Monday, 22 May 2017

Muhammad vs The Assumptives

[Note from blogger...It's been said that I have a loose, if not Trumpian, grasp of the truth (likely by a disgruntled former employee of our Nunavut satellite office with an ulu to grind). Well, the truth might hurt if I didn't have such a treasure chest of opioids left over from my back fusion days. Just kiddin’ ya. You think someone on opioids  would have the clarity of mind to craft world-class BS such as this?

I am here to pledge that this entry and all others under the "Parky On The Lamb" banner happened as described - and that these stories have bypassed my blogospheric inflatius, that part of my brain responsible for inflation, imagination, and exaggeration.

As you might expect, these incidents will illuminate both the best and the worst we all have to offer in public. And maybe I shouldn't characterize these as so unbelievable as we all seem capable of both the worst and the best.  I you were to guess that most of my public "situations " were generally negative, you would be correct. In human natures defence, I would suggest that even in the most abhorrent situations the heart of the problem is either ignorance or laziness - the individuals are content to assume and make a snap decision based primarily on appearances. (The guy is drunk, the guY is high, slow, dangerous etc) I am not so fond of labelling groups of people bu I can't help myself - I would like to refer to these people as the "Assumptives". For me, the most intriguing accounts are stories involving individuals who may are old enough to know better - with the most inspiring ones involving individuals whom you would be surprised that they do know better. The latter describes today's adventure.

He passed me on the sidewalk like I was a drug-free Lance Armstrong. I was travelling my usual snail’s pace. Consequently, most of my crashes are of the rather low-speed, unspectacular variety. The director for my biography shouldn't have any trouble finding a stuntman for my role.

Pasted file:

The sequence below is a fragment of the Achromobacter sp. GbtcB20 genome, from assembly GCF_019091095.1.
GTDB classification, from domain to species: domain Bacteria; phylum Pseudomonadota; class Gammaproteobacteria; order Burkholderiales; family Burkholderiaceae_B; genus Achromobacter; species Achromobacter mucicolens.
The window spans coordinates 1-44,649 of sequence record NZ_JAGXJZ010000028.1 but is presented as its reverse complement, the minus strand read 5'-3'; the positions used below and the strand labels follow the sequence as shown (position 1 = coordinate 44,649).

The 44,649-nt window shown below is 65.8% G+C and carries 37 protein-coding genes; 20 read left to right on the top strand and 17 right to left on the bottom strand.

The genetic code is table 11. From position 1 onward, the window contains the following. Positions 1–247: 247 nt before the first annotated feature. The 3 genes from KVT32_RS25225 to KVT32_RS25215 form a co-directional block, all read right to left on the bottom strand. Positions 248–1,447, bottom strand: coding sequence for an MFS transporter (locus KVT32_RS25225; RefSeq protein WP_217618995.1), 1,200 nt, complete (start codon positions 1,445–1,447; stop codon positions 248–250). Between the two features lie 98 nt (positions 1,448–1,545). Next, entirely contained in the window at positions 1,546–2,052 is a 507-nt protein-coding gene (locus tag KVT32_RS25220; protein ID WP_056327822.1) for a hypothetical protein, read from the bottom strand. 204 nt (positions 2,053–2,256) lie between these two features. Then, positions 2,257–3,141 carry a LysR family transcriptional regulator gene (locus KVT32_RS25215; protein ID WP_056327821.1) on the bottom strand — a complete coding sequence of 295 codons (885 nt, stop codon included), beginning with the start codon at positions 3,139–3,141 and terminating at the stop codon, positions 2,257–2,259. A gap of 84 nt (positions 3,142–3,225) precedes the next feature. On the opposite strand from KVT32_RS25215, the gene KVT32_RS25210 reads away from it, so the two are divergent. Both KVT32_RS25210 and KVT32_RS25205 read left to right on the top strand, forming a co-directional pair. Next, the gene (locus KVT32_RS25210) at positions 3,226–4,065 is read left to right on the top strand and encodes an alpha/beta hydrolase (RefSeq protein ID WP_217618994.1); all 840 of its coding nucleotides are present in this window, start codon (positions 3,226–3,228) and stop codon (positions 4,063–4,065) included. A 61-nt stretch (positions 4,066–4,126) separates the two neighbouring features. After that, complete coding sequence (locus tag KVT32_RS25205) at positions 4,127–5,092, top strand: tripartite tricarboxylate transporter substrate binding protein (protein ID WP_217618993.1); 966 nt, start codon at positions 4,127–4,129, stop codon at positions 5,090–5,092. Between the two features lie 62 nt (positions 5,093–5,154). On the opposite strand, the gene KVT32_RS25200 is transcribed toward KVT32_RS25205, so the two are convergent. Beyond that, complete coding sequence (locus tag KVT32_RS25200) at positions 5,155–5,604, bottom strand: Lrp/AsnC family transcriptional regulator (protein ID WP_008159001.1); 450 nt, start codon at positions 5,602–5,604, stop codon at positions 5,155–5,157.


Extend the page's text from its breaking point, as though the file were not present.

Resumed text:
Seagal: "So Spiel you're sayin' that all I need to do in this scene is fall off my bike?"
Spielberg:  "That’s right Stephen"
Seagal: "How fast is the bike moving?"
Spielber: "Barely moving, close to a pedestrian speed, possibly stationary."
Seagal: "I hope you got me a Harley this time. I'm fed up with those Japanese imports."
Spielberg; "Sorry Stephen it’s a Trek."

Just as my front wheel caught the edge of the sidewalk, another cyclist was passing. He was young boy about 15 or 16. A ringer for a young Lebron James. From my back on the grassy median, I watched him turn and come back to check on me. He peered down at me like I was an injured animal: 
(Reader now to imagine Little House on the Prairie episode where an empathetic Laura finds a possum with a broken leg, and wants to take it home and nurse it back to health.)

Laura Ingalls: "But Pa, we can't  just leave him here? I promise I'll take care of him. Pleeezee..."
Pa: Half-pint,   just don't forget to poke some holes in the box so the parky can breathe OK?

Muhammad: "You OK man?"
Blogger: "Yeah, I'm fine"
Muhammad: "You sure?
Blogger: Sort of"
Muhammad:"You don't look OK."
Blogger: "Gee, thanks."

Muhammad: "No, I mean, it's just that something isn't right with you."

"There are a few things that aren't right with me."
Have you heard of Parkinson's?
Muhammad: "No.”
Blogger: ”Do you know what Ali has?" His eyes lit up. It was apparent  that he got considerable satisfaction out of sharing the boxers first name.

Muhammad: "I'm worried about you, I want to follow you home."

I put up a minimal fuss as I really did want him to accompany me so  might get to learn a bit about who this extraordinary young man was. Unfortunately, my somewhat less than bicycle rodeo-winning bikesmanship mandated  a single file return. He followed me into my community and suddenly disappeared. 

At an age where most youth are so preoccupied with themselves and their tiny worlds that you'd think they were bloggers  - here is a young man whose world was big enough to include me - his sense of community such that it mattered to him whether I got home safely or not. A young boy confident enough that he would put aside any fears of me, a total stranger. 

Beautiful young man, just beautiful. I would love to see the adult this teen grows into.

No comments:

Post a Comment